Bucapra daviesii Rutimeyer, 1878 (Fig. 2, Table I)
A more advanced species of Proamphibos than P. lachrymans; skull lower in every part than that of P. lachrymans; frontal bone more arched, with an incipient transverse ridge; lachrymal fossa slight; horn-cores somewhat more slender and divergent, with sharper postero-internal keel, more extended inward than in P. lachrymans, so that the distance between it and the outer face equals or exceeds that between the primary keels; female hornless; weak temporal crests in female; parietal more reduced; brain case shorter; occipital concave in the vertical plane; condyles larger and projecting more to the rear; basioccipital shallower, with gently rounded surface, more triangular on account of the greater expansion of the posterior tuberosities (Pilgrim, 1939).
Auditory bullae variable; large basisphenoid; mastoid larger than Hemibos. The temporal crests in female are reduced and run almost parallel.
PUPC 71/57, opisthocranium (PUPC-institutional abbreviation; Punjab University Palaeontological Collection).
Late Pliocene to Early Pleistocene, ca 2.6-0.6 Ma (Dennell et al., 2006).
PUPC 71/57 is part of the original skull, basically the opisthocranium, which makes it an incomplete specimen retaining only the following: occipital region, occipital condyles, paraoccipital process, part of the parietals, the auditory bullae and the basisphenoid (Fig. 2). The opisthocranium is not compressed dorso-ventrally but the facial part and the dentition are missing. The sutures separating the various bones are almost invisible. Obliterating of suture lines in adults is a characteristic of Bubalina. However, the suture line between the parietal and the supraoccipital is visible. The brain case cast is exposed due to the breakage of the parietal bones and the coronal suture line is visible on the brain case cast as well. The temporal crests are weak. The length of the interparietal suture line is 32.2 mm and judging from the opisthocranium it should correspond to a large and massive skull (Table I).
Table I.-Comparison of the cranial measurements (mm) of Proamphthos, Bucapra and Hemibos.
###Description###P. kashmiricus###P. kashmiricus female Bucapra daviesii###H. triquetricorn
###female###(GSI B817) Pilgrim, (BMNH 36677,###(BMNH 39565
###(PUPC 71/57)###1939###Rutimcyer, 1878)###holotype)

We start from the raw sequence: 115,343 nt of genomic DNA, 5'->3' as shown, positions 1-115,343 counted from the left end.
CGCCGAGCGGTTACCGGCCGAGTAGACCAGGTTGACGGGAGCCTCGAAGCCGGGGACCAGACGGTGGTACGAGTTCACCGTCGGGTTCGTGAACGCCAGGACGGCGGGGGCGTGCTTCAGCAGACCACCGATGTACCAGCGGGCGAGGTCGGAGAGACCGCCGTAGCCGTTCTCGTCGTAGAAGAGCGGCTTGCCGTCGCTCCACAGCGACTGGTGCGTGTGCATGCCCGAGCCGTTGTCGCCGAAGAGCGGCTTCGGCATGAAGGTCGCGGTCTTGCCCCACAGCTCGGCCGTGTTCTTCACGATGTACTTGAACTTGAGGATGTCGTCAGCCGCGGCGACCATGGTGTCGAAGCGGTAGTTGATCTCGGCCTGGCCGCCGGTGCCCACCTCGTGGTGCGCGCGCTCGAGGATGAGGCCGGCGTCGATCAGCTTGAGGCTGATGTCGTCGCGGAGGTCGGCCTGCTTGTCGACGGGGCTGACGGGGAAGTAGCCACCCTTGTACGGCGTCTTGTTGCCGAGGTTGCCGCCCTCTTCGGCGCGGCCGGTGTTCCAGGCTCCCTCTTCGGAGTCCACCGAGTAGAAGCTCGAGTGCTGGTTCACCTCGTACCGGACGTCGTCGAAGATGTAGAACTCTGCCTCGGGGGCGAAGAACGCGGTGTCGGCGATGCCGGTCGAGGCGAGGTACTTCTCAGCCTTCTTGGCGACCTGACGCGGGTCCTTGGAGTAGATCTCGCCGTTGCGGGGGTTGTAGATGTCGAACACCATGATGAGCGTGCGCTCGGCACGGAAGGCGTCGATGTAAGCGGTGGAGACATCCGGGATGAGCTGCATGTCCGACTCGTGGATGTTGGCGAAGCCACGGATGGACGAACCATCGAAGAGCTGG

###this paper###Pilgrim, 1939###Pilgrim, 1939
Breadth of skull at mastoid###200###?164###160###189
Height of occipital from bottom
of occipital condyles to summit
of occipital crest###107###?105###-###106
Distance between outer edges of
Width of the braincase###114###112###105###118
Width of posterior tuberosities on
Width of anterior tuberosities on
Distance between fronto-parietal
suture to summit of occipital crest###90###-###-###-
Distance between Bregma and lambda###72###-###-###-
Length of interparietal suture###32.2###-###-###-
Length of temporal fossa###114###110###109###120
Length of basi-occipital between
anterior and posterior
Depth: occipital crest to
top of foramen magnum###66.5###-###-###-
Depth: occipital crest to lower
border of foramen magnum###109###-###-###-
Width of foramen magnum###39###-###-###-
Height of foramen magnum###42.2###-###-###-
Length of auditory bulla###67.6###-###-###-
Width of auditory bulla###45.0###-###-###-
Approximated length of parietal###70.0###-###-###-
The occipital crest is very prominent and thick. It forms a low and wide arch with a short flattened portion at its summit. Below the occipital crest there is a prominent occipital tuberosity and an external occipital crest continues downwards till the upper border of the foramen magnum. The basioccipital is triangular. The paroccipital processes are large and stout. The occipital condyles are well preserved and projected in lateral view. A deep notch separates them from the paroccipital processes. The end of the paroccipital process is broken. The foramen magnum is large and subcircular in shape. The temporal crests are reduced and run almost parallel.
The occipital surface is slightly concave in vertical plane, broad and has an ovoid shape, bordered dorsally and dorsolaterally by a very well marked nuchal ridge. The basioccipital has a prominent median ridge and the posterior tuberosities are large and much expanded laterally. The anterior tuberosities are small but prominent. They lie behind the anterior ends of the auditory bullae. The basisphenoid is attached to the basioccipital with a weak angle. The auditory bullae are well preserved, large and well inflated (Table I).